Arizona ranks among the worst states for pedestrian traffic fatalities, according to data released in recent weeks.
Numbers from the Governors Highway Safety Association show that in the first half of 2017, Arizona saw 113 pedestrians killed by a vehicle. That marks an 11.9 percent increase over the same time period a year earlier.
"People are not paying attention," said Alberto Gutier, the Director of the Arizona Governor's Office of Highway Safety. "People are distracted when they're crossing streets and then some of the drivers from the vehicles...may be distracted."
Phoenix makes up just part of the problem, and the city is taking steps to make streets as safe as possible for pedestrians. Thus far, the City of Phoenix has installed roughly 38 High Intensity Activated Crosswalks, known as HAWKS, and two more are on the way.
A HAWK consists of flashing red lights, warning drivers to stop and allowing pedestrians to cross. According to city officials, they cost between $80,000 and $120,000, which is about half the cost of a traffic signal.
"It's a shared responsibility as well," said Carl Langford, the Safety and Neighborhood Traffic Engineer with the City of Phoenix Street Transportation Department. "Pedestrians need to be safe, be aware, don't walk out in front of traffic and drivers as well need to be aware."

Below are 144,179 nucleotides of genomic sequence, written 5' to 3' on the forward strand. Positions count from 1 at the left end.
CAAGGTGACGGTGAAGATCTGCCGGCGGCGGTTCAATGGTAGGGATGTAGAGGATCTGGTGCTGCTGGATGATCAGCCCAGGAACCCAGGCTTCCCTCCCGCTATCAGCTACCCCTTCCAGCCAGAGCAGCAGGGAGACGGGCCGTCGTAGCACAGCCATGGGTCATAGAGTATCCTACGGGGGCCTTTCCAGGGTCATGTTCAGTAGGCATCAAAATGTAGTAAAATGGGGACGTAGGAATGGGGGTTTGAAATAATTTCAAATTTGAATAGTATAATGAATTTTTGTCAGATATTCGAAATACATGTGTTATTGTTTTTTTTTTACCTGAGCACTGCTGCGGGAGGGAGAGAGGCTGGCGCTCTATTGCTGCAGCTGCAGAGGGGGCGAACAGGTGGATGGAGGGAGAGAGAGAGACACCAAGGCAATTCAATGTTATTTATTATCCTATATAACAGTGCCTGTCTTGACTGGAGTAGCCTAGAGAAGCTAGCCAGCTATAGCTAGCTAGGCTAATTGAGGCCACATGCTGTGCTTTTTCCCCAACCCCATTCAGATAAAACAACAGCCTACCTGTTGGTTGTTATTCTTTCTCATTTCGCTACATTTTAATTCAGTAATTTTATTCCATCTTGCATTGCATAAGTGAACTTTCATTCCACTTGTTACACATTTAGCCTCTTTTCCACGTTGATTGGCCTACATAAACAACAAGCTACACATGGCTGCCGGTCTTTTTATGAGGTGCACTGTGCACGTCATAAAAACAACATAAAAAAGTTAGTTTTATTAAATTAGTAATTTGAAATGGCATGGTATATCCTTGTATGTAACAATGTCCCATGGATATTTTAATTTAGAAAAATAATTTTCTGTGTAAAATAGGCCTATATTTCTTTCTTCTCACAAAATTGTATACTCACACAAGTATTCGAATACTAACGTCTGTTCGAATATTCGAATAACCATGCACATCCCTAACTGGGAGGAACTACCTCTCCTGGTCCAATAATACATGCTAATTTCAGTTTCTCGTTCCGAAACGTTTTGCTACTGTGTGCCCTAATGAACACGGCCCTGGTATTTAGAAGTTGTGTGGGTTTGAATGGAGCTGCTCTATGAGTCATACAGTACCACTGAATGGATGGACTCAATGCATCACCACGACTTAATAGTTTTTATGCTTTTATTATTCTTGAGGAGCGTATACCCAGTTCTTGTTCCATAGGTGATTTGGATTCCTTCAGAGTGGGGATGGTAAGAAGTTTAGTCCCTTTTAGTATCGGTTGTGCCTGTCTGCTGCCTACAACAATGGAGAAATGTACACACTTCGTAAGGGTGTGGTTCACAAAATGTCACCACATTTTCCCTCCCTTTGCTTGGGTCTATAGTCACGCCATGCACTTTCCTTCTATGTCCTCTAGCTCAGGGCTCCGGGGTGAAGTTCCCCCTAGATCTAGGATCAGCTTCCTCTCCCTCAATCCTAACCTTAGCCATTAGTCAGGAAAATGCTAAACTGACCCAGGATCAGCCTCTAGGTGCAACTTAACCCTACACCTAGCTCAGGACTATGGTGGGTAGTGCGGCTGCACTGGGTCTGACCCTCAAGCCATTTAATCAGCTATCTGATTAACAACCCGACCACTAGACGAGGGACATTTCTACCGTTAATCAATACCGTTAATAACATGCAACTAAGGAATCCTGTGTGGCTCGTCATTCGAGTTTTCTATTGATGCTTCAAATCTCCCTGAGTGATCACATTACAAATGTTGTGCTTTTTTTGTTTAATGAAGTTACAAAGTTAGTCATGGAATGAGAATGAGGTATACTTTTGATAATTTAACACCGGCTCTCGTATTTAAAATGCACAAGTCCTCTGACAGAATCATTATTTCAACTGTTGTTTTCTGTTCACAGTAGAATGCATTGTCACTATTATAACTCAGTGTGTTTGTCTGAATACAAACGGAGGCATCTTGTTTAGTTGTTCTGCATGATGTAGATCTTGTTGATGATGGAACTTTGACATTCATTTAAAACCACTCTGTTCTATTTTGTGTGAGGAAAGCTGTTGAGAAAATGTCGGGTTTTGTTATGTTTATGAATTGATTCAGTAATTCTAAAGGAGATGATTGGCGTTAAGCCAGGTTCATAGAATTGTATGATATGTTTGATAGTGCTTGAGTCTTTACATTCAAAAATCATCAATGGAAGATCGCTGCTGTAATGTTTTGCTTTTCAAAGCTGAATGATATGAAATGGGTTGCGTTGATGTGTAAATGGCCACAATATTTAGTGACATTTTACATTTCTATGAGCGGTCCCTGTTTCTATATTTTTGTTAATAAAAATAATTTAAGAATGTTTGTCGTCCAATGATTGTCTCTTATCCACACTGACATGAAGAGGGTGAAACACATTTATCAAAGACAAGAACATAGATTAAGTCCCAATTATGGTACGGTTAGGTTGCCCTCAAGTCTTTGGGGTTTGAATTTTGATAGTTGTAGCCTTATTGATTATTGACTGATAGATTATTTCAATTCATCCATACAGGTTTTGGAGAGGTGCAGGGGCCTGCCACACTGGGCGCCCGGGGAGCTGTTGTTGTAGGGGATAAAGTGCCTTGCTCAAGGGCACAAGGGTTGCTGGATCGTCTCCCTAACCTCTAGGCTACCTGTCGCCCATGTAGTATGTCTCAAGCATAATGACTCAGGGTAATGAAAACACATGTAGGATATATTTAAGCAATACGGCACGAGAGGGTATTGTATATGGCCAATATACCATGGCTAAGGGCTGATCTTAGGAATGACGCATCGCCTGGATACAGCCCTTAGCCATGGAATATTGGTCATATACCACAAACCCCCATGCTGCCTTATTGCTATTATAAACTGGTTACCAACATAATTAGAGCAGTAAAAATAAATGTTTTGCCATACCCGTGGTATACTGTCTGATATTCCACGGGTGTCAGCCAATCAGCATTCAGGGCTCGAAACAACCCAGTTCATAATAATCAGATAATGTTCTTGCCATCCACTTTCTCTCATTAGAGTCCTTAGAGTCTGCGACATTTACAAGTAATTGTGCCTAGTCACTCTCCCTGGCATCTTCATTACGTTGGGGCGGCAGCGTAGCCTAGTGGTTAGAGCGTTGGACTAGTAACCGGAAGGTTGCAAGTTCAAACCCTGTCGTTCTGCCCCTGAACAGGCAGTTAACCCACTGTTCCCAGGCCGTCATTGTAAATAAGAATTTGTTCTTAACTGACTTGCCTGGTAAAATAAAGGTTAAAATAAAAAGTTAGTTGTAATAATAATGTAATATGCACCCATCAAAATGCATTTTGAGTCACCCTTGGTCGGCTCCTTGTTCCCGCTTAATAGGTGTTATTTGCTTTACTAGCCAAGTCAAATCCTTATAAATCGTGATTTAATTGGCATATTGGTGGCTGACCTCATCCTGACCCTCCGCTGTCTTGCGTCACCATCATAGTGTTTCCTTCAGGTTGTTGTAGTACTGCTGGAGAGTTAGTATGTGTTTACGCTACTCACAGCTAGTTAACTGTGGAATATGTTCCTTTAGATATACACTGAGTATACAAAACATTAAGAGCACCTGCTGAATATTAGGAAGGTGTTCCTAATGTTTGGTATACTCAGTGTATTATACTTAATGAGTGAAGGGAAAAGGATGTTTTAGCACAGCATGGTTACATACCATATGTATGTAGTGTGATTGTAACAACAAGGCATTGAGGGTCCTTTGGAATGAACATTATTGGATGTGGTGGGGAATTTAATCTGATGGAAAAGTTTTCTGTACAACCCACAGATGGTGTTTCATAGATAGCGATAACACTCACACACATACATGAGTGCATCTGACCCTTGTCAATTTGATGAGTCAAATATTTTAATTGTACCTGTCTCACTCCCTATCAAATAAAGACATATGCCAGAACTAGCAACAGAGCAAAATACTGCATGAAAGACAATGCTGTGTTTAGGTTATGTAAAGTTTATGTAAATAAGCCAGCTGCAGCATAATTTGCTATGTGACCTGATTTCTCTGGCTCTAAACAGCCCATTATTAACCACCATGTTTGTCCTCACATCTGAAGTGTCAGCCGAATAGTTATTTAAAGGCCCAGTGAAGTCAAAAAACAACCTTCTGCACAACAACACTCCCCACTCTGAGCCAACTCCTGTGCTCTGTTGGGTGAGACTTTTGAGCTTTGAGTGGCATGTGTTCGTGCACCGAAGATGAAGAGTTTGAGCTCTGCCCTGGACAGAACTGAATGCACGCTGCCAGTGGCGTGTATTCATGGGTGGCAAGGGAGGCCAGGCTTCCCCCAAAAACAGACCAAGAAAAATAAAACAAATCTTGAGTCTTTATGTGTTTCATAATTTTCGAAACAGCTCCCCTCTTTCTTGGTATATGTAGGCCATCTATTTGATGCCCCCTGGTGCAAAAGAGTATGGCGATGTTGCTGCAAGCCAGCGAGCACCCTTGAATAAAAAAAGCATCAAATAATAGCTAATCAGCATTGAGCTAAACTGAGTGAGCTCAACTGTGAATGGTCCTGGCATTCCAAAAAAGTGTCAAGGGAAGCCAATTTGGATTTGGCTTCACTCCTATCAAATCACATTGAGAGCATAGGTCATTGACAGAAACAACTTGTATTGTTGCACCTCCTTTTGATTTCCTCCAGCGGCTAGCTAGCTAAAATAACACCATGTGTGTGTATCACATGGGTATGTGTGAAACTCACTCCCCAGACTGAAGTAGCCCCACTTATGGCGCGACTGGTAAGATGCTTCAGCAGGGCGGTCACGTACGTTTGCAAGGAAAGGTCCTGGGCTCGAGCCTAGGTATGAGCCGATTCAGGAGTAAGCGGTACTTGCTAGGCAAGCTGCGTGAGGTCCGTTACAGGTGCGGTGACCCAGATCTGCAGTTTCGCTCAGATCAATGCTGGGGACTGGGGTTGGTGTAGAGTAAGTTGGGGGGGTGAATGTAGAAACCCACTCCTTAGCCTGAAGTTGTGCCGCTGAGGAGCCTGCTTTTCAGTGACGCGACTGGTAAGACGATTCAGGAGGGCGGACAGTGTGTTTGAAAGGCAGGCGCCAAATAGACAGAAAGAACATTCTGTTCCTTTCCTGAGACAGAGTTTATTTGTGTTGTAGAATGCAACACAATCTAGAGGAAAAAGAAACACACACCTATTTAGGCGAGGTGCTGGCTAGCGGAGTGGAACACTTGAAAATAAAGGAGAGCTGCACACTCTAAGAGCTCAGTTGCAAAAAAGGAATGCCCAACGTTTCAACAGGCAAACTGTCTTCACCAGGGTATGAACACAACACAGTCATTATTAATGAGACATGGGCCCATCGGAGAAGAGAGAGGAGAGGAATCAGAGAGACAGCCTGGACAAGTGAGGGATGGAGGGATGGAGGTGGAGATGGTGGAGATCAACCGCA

After an ABC15 report, the City of Phoenix Street Transportation Department will look into the area of 67th Avenue and Indian School, where a teen, 15, was killed earlier this year. According to a city official, potential trouble spots are reviewed every Spring, with solutions determined in the Summer.
"We look at them and say, where is our greatest need," Langford said. "(We then) determine from there what is the right solution, whether it be a HAWK, whether it be just a crosswalk, whether it be just a flashing beacon of some type."
Two new HAWKS will become operational in the coming months. One at 11th Avenue and Grand Avenue and another at 7th Street and Jones Avenue, where there is a nearby veteran community.
"Sometimes it's scary," said Frank Soza, who lives nearby. "A lot of (drivers) don't stop."
ABC15 cameras caught several close-calls in the existing crosswalk in less than 10 minutes. Neighbors say the HAWK, which is currently under construction, should be a big help.
"If it just saves one (life)...it's worth it all day," said neighbor Bryan Houtkooper.
If you would like to request a crosswalk or report a traffic issue, you can call the City of Phoenix Street Transportation Department at 602-262-6284.